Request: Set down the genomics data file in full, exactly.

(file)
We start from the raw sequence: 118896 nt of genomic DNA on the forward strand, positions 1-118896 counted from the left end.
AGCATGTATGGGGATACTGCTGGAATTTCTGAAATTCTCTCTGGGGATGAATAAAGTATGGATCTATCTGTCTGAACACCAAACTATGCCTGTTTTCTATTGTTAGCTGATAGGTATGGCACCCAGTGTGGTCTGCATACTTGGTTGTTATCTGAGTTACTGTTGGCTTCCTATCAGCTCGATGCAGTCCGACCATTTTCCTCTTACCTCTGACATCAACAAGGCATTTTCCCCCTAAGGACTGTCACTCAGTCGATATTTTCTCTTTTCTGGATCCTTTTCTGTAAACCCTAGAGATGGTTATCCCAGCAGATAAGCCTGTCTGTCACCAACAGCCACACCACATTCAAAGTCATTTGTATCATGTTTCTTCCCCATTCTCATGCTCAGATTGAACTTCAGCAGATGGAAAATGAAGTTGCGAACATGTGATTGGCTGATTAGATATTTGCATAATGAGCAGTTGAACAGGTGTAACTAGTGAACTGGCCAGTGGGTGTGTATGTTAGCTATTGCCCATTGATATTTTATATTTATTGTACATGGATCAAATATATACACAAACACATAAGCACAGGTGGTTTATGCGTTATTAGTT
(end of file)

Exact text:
We start from the raw sequence: 118896 nt of genomic DNA on the forward strand, positions 1-118896 counted from the left end.
AGCATGTATGGGGATACTGCTGGAATTTCTGAAATTCTCTCTGGGGATGAATAAAGTATGGATCTATCTGTCTGAACACCAAACTATGCCTGTTTTCTATTGTTAGCTGATAGGTATGGCACCCAGTGTGGTCTGCATACTTGGTTGTTATCTGAGTTACTGTTGGCTTCCTATCAGCTCGATGCAGTCCGACCATTTTCCTCTTACCTCTGACATCAACAAGGCATTTTCCCCCTAAGGACTGTCACTCAGTCGATATTTTCTCTTTTCTGGATCCTTTTCTGTAAACCCTAGAGATGGTTATCCCAGCAGATAAGCCTGTCTGTCACCAACAGCCACACCACATTCAAAGTCATTTGTATCATGTTTCTTCCCCATTCTCATGCTCAGATTGAACTTCAGCAGATGGAAAATGAAGTTGCGAACATGTGATTGGCTGATTAGATATTTGCATAATGAGCAGTTGAACAGGTGTAACTAGTGAACTGGCCAGTGGGTGTGTATGTTAGCTATTGCCCATTGATATTTTATATTTATTGTACATGGATCAAATATATACACAAACACATAAGCACAGGTGGTTTATGCGTTATTAGTT